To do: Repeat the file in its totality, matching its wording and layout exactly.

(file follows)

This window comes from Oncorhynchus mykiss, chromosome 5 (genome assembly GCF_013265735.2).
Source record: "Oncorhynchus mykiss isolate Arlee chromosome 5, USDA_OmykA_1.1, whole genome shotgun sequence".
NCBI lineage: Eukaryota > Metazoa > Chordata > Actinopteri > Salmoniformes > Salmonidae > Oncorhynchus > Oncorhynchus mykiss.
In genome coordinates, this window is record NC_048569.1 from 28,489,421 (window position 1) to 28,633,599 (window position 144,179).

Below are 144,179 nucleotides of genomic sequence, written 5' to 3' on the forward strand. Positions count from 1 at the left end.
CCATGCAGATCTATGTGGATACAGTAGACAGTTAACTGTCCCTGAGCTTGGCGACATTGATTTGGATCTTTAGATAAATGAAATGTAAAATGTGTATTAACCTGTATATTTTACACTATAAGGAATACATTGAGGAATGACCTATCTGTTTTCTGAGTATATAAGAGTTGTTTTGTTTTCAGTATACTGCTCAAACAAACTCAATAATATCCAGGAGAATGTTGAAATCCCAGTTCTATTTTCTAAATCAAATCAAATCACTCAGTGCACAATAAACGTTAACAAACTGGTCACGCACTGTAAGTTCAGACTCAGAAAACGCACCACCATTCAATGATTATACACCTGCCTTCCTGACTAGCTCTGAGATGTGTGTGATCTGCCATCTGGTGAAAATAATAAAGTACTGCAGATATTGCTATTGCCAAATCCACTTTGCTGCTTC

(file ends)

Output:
This window comes from Oncorhynchus mykiss, chromosome 5 (genome assembly GCF_013265735.2).
Source record: "Oncorhynchus mykiss isolate Arlee chromosome 5, USDA_OmykA_1.1, whole genome shotgun sequence".
NCBI lineage: Eukaryota > Metazoa > Chordata > Actinopteri > Salmoniformes > Salmonidae > Oncorhynchus > Oncorhynchus mykiss.
In genome coordinates, this window is record NC_048569.1 from 28,489,421 (window position 1) to 28,633,599 (window position 144,179).

Below are 144,179 nucleotides of genomic sequence, written 5' to 3' on the forward strand. Positions count from 1 at the left end.
CCATGCAGATCTATGTGGATACAGTAGACAGTTAACTGTCCCTGAGCTTGGCGACATTGATTTGGATCTTTAGATAAATGAAATGTAAAATGTGTATTAACCTGTATATTTTACACTATAAGGAATACATTGAGGAATGACCTATCTGTTTTCTGAGTATATAAGAGTTGTTTTGTTTTCAGTATACTGCTCAAACAAACTCAATAATATCCAGGAGAATGTTGAAATCCCAGTTCTATTTTCTAAATCAAATCAAATCACTCAGTGCACAATAAACGTTAACAAACTGGTCACGCACTGTAAGTTCAGACTCAGAAAACGCACCACCATTCAATGATTATACACCTGCCTTCCTGACTAGCTCTGAGATGTGTGTGATCTGCCATCTGGTGAAAATAATAAAGTACTGCAGATATTGCTATTGCCAAATCCACTTTGCTGCTTC